The 2012 conference in rapidly approaching and next year, unlike the past few years, it is being held close to home, for me at least; hosted by the Archaeological Computing Research Group at the University of Southampton.
Geoff Avern and I are running a session looking at 3D archaeology and since the call for papers has been extended, there is still time to get a paper in should you wish to via the online submissions system. Continue reading →
As I posted recently, the new revised edition of the laser scanning guidance from English Heritage has now been published.
The new version features features three case studies based on Wessex Archaeology projects. More information on these projects can be found on the geomatics case studies pages at the Wessex Achaeology website.
The document can be downloaded as a pdf from the English Heritage website here.
I’ve been avidly watching developments in AR over the past decade, waiting patiently to see something really cool. Well, the technology has evolved and the brilliant Stu Eve has now done something very cool: Augmented a Roman Fort.
It is indeed interesting that this post on Doug’s Archaeology regarding jobs in archaeology, specifically management jobs in archaeology, mentions GIS. GIS skills/qualifications in archaeology is a particular area of interest of mine.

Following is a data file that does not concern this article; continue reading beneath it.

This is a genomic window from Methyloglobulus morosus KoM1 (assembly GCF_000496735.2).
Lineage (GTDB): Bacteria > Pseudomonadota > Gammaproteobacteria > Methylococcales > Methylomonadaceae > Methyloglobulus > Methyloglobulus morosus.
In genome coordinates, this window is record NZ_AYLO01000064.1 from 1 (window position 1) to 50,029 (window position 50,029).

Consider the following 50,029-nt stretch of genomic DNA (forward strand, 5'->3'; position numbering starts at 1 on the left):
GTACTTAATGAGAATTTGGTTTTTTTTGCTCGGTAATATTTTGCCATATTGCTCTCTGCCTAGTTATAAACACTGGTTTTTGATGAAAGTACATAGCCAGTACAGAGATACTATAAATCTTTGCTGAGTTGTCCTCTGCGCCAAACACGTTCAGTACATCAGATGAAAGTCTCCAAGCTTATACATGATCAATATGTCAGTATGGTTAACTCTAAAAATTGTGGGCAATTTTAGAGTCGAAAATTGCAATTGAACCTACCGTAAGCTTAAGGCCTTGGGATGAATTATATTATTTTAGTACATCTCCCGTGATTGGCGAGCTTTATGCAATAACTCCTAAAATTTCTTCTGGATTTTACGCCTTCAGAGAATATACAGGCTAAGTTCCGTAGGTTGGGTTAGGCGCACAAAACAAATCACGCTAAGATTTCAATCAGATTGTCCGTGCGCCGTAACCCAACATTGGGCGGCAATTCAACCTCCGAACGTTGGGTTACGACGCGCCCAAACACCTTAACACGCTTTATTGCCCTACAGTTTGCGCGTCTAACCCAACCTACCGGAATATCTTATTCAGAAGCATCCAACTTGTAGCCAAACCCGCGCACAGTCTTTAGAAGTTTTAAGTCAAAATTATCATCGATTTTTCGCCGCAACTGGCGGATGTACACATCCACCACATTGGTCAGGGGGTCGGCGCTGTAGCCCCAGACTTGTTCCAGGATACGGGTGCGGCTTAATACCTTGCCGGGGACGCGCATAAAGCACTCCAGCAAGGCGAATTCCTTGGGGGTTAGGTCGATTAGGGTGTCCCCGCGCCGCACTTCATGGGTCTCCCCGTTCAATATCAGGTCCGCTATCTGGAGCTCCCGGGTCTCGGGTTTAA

In the UK, GIS is used for many tasks from resource management (eg Historic Environment Records) to undertaking Desk Based Assessments (DBAs) and Environmental Impact Assessments (EIAs). As such, a requirement for GIS appears more and more often on job adverts in the public and commercial sectors, at least for jobs that involve ‘doing’ rather than ‘managing’. True, management jobs typically do not mention GIS unless they are considered ‘technical’ posts. This often means archaeology managers are responsible for staff who use GIS yet may not understand or appreciate what their staff are doing. Continue reading →
Following on from my last post, I’ve posted my presentation given at this years CAA UK conference to Slideshare. The subject was the use of terrestrial and airborne laser scanning in heritage contexts and made use of a number of case studies from work, which will shortly be published on the Wessex Archaeology computing blog in more detail. Continue reading →
The Computer Applications and Quantitative Methods in Archaeology conference, UK Chapter meeting (CAAUK) was held at Birmingham University this weekend. Some great papers presented and a good time had by all. The Programme and Abstracts booklet is on the conference website and also available here. Continue reading →
Tom Scott has produced this fantastic resource for finding out if you live on a leyline; simply enter your postcode and the application will show you leylines passing through that location overlain on a GoogleMap. Go on, have a go! Continue reading →